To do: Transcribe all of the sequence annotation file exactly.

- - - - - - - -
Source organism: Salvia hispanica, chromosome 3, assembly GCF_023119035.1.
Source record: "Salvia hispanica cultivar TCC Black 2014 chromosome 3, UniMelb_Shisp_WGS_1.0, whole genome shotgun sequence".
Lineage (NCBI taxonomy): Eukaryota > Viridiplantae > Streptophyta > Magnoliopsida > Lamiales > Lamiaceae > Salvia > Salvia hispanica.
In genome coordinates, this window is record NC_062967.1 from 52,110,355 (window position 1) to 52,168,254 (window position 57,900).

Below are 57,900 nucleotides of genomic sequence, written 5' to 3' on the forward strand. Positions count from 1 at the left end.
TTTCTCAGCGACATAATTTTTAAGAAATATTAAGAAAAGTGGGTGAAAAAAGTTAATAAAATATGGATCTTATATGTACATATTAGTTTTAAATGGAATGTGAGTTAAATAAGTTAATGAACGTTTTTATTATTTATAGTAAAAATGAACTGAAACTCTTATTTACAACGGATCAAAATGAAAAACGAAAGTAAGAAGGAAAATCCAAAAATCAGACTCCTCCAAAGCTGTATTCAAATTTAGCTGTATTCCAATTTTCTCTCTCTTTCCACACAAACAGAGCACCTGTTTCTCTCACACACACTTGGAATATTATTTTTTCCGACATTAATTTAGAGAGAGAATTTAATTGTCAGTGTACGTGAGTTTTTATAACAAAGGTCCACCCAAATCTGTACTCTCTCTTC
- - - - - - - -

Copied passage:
Source organism: Salvia hispanica, chromosome 3, assembly GCF_023119035.1.
Source record: "Salvia hispanica cultivar TCC Black 2014 chromosome 3, UniMelb_Shisp_WGS_1.0, whole genome shotgun sequence".
Lineage (NCBI taxonomy): Eukaryota > Viridiplantae > Streptophyta > Magnoliopsida > Lamiales > Lamiaceae > Salvia > Salvia hispanica.
In genome coordinates, this window is record NC_062967.1 from 52,110,355 (window position 1) to 52,168,254 (window position 57,900).

Below are 57,900 nucleotides of genomic sequence, written 5' to 3' on the forward strand. Positions count from 1 at the left end.
TTTCTCAGCGACATAATTTTTAAGAAATATTAAGAAAAGTGGGTGAAAAAAGTTAATAAAATATGGATCTTATATGTACATATTAGTTTTAAATGGAATGTGAGTTAAATAAGTTAATGAACGTTTTTATTATTTATAGTAAAAATGAACTGAAACTCTTATTTACAACGGATCAAAATGAAAAACGAAAGTAAGAAGGAAAATCCAAAAATCAGACTCCTCCAAAGCTGTATTCAAATTTAGCTGTATTCCAATTTTCTCTCTCTTTCCACACAAACAGAGCACCTGTTTCTCTCACACACACTTGGAATATTATTTTTTCCGACATTAATTTAGAGAGAGAATTTAATTGTCAGTGTACGTGAGTTTTTATAACAAAGGTCCACCCAAATCTGTACTCTCTCTTC